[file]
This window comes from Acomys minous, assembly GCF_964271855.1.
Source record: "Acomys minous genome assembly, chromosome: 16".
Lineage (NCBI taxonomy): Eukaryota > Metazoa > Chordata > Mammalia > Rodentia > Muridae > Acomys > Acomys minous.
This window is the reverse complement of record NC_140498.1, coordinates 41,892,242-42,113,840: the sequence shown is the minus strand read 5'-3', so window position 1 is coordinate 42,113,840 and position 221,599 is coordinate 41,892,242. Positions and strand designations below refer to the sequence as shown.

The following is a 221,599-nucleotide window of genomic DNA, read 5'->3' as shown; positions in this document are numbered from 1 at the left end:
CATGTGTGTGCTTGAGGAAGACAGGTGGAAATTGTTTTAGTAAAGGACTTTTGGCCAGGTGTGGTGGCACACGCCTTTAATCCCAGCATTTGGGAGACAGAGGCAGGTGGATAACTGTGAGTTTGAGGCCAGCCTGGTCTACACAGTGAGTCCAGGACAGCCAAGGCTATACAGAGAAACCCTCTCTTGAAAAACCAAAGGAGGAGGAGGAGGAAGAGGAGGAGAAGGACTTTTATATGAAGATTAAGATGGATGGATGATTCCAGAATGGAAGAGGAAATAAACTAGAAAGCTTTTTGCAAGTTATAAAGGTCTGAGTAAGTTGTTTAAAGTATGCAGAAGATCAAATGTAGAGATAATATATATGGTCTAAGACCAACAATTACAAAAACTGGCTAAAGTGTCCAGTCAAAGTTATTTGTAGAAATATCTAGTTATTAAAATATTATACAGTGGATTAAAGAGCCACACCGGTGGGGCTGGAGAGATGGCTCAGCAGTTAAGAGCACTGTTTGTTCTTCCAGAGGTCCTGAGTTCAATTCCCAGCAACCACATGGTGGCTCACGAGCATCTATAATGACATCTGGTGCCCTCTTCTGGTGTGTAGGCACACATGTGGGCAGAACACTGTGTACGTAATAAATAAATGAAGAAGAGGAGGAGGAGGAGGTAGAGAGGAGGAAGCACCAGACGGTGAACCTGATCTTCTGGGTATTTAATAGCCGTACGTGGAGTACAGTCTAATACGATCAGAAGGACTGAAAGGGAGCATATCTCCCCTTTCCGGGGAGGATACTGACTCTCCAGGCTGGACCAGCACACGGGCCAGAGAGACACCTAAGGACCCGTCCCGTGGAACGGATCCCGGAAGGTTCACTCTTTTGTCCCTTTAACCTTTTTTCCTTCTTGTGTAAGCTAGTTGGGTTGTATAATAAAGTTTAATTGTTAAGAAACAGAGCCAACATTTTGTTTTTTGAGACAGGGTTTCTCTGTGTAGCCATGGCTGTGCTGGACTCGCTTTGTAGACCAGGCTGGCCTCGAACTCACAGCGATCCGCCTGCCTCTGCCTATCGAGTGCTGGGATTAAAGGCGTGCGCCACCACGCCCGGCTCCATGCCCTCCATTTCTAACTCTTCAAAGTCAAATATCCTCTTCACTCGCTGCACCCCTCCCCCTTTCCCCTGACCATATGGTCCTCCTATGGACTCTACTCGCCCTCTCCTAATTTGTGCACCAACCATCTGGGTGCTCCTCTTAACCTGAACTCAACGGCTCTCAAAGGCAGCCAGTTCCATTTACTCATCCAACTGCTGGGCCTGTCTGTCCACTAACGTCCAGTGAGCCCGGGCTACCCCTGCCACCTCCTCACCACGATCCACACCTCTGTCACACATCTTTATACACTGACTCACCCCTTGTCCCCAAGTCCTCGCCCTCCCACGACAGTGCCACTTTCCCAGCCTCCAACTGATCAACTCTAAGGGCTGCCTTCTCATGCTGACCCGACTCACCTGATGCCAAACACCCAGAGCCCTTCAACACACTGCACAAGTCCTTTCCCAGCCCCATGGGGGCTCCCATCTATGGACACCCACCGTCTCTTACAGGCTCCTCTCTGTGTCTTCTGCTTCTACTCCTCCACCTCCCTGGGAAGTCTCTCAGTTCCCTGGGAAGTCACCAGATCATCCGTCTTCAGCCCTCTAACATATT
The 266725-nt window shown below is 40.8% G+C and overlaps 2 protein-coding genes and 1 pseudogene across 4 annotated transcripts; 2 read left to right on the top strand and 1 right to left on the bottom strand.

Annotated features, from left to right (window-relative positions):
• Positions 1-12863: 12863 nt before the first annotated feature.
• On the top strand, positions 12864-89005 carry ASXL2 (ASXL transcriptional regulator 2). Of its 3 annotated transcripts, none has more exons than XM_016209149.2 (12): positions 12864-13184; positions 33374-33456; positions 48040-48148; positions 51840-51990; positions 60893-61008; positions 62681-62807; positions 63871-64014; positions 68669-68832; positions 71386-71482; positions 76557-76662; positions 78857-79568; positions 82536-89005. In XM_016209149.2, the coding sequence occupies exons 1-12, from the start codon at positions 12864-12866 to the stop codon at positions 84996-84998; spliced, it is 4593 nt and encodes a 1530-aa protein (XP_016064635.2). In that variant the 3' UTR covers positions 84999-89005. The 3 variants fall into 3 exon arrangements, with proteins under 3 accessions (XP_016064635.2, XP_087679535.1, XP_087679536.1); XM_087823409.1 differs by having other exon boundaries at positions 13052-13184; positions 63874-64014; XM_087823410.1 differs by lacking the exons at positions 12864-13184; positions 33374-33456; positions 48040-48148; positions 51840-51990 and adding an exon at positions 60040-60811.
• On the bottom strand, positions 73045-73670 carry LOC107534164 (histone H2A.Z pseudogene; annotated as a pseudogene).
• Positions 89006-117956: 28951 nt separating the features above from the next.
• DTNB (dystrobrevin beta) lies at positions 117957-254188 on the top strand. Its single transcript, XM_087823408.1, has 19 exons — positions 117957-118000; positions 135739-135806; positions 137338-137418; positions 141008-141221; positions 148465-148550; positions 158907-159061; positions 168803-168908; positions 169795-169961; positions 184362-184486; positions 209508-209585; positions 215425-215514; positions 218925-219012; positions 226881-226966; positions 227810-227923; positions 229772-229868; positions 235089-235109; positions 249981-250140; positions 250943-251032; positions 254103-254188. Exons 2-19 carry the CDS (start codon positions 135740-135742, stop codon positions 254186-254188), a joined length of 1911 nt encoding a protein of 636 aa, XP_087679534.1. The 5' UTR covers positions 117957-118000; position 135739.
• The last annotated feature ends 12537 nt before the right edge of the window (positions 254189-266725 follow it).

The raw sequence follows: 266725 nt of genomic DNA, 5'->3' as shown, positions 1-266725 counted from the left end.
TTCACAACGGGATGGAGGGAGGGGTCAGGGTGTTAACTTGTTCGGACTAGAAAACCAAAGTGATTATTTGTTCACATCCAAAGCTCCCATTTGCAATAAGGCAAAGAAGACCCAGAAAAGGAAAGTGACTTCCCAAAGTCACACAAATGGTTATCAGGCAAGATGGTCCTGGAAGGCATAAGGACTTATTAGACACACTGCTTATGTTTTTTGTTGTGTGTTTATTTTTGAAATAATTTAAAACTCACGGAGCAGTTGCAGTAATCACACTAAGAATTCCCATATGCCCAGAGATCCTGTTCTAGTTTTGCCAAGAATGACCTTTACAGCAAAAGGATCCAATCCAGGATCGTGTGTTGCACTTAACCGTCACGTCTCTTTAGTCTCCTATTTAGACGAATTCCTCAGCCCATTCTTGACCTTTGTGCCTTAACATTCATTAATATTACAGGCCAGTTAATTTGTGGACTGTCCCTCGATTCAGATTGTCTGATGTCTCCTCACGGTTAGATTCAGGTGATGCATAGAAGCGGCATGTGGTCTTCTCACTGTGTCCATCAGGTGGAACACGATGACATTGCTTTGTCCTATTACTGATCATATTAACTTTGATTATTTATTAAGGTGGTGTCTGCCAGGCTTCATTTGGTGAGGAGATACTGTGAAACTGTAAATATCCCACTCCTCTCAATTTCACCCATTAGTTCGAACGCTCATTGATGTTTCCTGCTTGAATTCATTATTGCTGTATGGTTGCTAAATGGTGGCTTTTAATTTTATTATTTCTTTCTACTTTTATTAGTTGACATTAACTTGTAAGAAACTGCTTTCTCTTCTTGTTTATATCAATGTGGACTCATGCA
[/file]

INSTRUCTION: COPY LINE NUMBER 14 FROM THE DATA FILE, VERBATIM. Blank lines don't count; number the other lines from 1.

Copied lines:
• The last annotated feature ends 12537 nt before the right edge of the window (positions 254189-266725 follow it).